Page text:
Trump's Withdrawal from Arms Trade Treaty Could Reduce US Exports
The Arms Trade Treaty has helped keep U.S. companies competitive in the global market by requiring other countries to adopt standards similar to America's.
In a fiery speech at the annual meeting of the National Rifle Association on Friday, President Trump announced that the United States would “unsign” the Arms Trade Treaty, or ATT. This decision is a mistake, not only because it undermines the United States’ important role in multilateral diplomacy on issues crucial to national and international security, but because it harms U.S. defense industry interests as well.
Adopted by the United Nations in 2013 and in force since the following year, the ATT is historic: it is the first legally binding international agreement to regulate the global trade in conventional arms by establishing common international standards for member countries to incorporate into their national transfer control systems. The ATT now has 101 states parties and an additional 34 signatories, including the United States, which signed but did not formally ratify the treaty.
Put simply, the ATT is intended to stop the irresponsible transfer of conventional arms, which are often used to commit violations of human rights and international humanitarian law. The treaty also aims to promote cooperation in the global arms trade by establishing clear elements of national control systems, encouraging efficiency and predictability in transfer decision processes, and facilitating transparency to build confidence among trading partners.
The ATT’s objectives are in the United States’ interest – strategically, politically, and commercially. In walking away from this agreement, the Trump administration is needlessly putting U.S. interests at risk, particularly (and ironically) for the U.S. defense industry.
In 2010, while the treaty was being drafted, we convened the U.S. Industry Working Group on the ATT to ensure that the proposed agreement would not inadvertently harm U.S. defense industry. U.S. laws and regulations already comprehensively control American weapons exports and imports in order to protect U.S. national security interests and keep weapons out of the hands of terrorists, human rights abusers, and other nefarious actors.
The U.S. defense industry’s involvement helped ensure that the ATT reflected the realities of the global arms trade and did not undermine legitimate and legal business. To the contrary: when implemented effectively, the ATT helps level the playing field by requiring other countries to adopt standards similar to those that U.S. companies must follow. While Russia and China have not joined the treaty, the ATT provides a principled basis for the United States and its allies to challenge these countries’ arms exports, where appropriate, as inconsistent with international norms.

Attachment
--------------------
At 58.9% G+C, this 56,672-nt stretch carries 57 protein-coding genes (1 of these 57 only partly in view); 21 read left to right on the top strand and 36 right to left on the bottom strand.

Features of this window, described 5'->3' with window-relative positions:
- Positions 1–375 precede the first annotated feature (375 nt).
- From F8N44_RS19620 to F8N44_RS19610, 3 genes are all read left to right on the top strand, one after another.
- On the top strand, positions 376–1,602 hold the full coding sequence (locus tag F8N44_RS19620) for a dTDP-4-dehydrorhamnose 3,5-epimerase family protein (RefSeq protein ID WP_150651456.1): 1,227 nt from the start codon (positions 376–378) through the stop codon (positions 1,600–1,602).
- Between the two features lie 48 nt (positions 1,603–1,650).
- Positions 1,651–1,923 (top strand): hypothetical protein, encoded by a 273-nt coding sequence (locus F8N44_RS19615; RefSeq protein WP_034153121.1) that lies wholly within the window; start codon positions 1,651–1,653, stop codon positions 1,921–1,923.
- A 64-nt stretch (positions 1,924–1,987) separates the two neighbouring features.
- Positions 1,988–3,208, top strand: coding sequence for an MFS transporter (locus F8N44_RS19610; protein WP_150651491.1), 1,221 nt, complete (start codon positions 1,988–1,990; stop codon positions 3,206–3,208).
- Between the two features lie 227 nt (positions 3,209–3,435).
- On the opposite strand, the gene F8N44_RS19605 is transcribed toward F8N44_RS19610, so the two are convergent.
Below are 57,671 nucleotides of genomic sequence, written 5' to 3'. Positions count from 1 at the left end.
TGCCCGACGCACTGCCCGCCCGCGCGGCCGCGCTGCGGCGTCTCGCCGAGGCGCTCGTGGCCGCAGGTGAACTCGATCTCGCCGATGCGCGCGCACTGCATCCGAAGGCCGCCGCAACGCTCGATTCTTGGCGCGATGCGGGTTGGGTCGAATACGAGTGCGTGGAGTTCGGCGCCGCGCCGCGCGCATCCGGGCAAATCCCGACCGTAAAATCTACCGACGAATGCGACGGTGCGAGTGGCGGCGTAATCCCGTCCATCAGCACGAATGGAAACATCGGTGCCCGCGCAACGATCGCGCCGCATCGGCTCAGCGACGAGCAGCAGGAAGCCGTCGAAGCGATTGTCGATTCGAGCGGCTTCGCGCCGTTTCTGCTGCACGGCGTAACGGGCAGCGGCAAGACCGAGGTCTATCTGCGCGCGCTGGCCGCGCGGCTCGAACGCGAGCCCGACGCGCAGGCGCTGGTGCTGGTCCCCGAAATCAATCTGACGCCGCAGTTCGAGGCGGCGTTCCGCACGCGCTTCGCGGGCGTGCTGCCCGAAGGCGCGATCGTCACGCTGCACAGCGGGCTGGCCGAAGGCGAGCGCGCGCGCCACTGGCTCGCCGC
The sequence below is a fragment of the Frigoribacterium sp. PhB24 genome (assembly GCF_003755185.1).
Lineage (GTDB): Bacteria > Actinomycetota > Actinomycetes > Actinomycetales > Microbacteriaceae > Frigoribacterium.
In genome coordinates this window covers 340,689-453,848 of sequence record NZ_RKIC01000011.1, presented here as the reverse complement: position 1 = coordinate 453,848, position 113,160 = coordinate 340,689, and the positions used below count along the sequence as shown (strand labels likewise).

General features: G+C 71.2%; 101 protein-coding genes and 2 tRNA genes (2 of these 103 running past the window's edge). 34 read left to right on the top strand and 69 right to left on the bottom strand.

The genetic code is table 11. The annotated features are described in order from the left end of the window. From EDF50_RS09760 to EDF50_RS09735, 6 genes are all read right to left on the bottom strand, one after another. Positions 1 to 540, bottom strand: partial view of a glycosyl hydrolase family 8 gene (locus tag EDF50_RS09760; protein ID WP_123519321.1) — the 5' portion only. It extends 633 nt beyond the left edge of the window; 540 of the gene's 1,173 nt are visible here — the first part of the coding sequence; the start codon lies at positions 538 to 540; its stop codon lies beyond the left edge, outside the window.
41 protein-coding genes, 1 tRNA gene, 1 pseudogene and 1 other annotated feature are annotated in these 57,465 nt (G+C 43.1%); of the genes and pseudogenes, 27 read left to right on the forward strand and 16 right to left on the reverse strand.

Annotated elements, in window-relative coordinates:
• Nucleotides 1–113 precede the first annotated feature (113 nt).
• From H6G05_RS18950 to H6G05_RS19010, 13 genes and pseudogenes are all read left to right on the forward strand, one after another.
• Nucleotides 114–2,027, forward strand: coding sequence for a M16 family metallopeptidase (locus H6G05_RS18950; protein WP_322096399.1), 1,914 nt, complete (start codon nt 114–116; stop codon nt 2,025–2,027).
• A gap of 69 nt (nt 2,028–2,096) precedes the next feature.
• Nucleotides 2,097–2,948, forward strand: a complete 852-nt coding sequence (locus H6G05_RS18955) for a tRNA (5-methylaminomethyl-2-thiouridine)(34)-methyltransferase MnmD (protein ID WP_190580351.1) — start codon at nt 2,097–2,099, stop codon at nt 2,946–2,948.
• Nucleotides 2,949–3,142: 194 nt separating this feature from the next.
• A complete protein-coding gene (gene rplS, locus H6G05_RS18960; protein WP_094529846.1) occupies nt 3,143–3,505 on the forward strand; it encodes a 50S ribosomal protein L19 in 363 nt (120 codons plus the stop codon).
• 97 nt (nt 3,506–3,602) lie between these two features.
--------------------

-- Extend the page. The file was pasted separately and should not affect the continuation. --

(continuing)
The ATT is also intended to harmonize arms transfer laws and regulations around the world. Rather than making industry follow a patchwork of rules, the ATT lays out clear elements of a national control system and criteria for states to consider when making arms transfer decisions. Clarity and consistency in national systems contribute to efficiency and predictability in the global arms market. This was a key objective for U.S. industry in the ATT negotiations.
The international arms trade is becoming increasingly globalized. U.S. defense companies rely on a diverse set of actors across the supply chain. Virtually all of our closest allies and partners are ATT members, including all of Europe.
Now the United States will have to live with the consequences of these key defense partners being inside the treaty while it remains in the company of Syria, North Korea, and Iran.
In short, the decision to unsign the ATT puts U.S. industry at risk. The President repeatedly referenced “America First” and U.S. sovereignty in his announcement, but his decision undermines the ability of the United States to secure its own interests. If the United States is not in the room when the treaty is discussed, there is no way to influence the treaty process, to share good practices, or to encourage governments to follow the U.S. example. As the world’s largest arms exporter, the United States would be well served to ensure that treaty interpretation and implementation is consistent with U.S. policy and practice. Trump’s decision undermines U.S. leverage and leaves America and its industry isolated from U.S. allies.
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